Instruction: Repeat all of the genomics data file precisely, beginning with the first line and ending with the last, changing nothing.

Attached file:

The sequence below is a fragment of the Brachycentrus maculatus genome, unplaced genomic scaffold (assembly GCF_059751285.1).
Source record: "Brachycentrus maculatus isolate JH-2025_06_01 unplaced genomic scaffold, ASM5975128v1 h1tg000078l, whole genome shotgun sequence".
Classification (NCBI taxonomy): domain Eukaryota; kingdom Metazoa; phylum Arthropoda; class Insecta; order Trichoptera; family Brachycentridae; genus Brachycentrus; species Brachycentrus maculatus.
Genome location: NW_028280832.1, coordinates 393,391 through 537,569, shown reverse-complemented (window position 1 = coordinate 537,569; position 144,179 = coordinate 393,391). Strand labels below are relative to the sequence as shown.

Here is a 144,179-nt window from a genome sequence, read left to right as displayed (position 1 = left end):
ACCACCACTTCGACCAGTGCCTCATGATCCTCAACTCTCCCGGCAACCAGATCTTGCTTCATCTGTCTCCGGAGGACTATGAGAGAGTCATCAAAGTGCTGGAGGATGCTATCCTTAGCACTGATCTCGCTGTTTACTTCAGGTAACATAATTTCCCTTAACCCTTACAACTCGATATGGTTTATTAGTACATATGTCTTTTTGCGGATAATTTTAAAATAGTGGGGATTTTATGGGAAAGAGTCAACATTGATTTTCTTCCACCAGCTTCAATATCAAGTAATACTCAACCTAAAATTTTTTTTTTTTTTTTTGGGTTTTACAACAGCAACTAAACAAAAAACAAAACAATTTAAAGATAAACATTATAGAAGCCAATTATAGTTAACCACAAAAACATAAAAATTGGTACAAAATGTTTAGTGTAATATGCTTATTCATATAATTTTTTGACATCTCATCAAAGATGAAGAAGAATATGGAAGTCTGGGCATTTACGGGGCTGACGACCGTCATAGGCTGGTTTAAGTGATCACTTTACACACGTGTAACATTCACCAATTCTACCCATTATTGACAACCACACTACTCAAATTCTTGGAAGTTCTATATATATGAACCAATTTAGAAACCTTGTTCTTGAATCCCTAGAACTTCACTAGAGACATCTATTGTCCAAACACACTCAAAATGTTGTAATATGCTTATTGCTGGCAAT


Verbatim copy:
The sequence below is a fragment of the Brachycentrus maculatus genome, unplaced genomic scaffold (assembly GCF_059751285.1).
Source record: "Brachycentrus maculatus isolate JH-2025_06_01 unplaced genomic scaffold, ASM5975128v1 h1tg000078l, whole genome shotgun sequence".
Classification (NCBI taxonomy): domain Eukaryota; kingdom Metazoa; phylum Arthropoda; class Insecta; order Trichoptera; family Brachycentridae; genus Brachycentrus; species Brachycentrus maculatus.
Genome location: NW_028280832.1, coordinates 393,391 through 537,569, shown reverse-complemented (window position 1 = coordinate 537,569; position 144,179 = coordinate 393,391). Strand labels below are relative to the sequence as shown.

Here is a 144,179-nt window from a genome sequence, read left to right as displayed (position 1 = left end):
ACCACCACTTCGACCAGTGCCTCATGATCCTCAACTCTCCCGGCAACCAGATCTTGCTTCATCTGTCTCCGGAGGACTATGAGAGAGTCATCAAAGTGCTGGAGGATGCTATCCTTAGCACTGATCTCGCTGTTTACTTCAGGTAACATAATTTCCCTTAACCCTTACAACTCGATATGGTTTATTAGTACATATGTCTTTTTGCGGATAATTTTAAAATAGTGGGGATTTTATGGGAAAGAGTCAACATTGATTTTCTTCCACCAGCTTCAATATCAAGTAATACTCAACCTAAAATTTTTTTTTTTTTTTTTGGGTTTTACAACAGCAACTAAACAAAAAACAAAACAATTTAAAGATAAACATTATAGAAGCCAATTATAGTTAACCACAAAAACATAAAAATTGGTACAAAATGTTTAGTGTAATATGCTTATTCATATAATTTTTTGACATCTCATCAAAGATGAAGAAGAATATGGAAGTCTGGGCATTTACGGGGCTGACGACCGTCATAGGCTGGTTTAAGTGATCACTTTACACACGTGTAACATTCACCAATTCTACCCATTATTGACAACCACACTACTCAAATTCTTGGAAGTTCTATATATATGAACCAATTTAGAAACCTTGTTCTTGAATCCCTAGAACTTCACTAGAGACATCTATTGTCCAAACACACTCAAAATGTTGTAATATGCTTATTGCTGGCAAT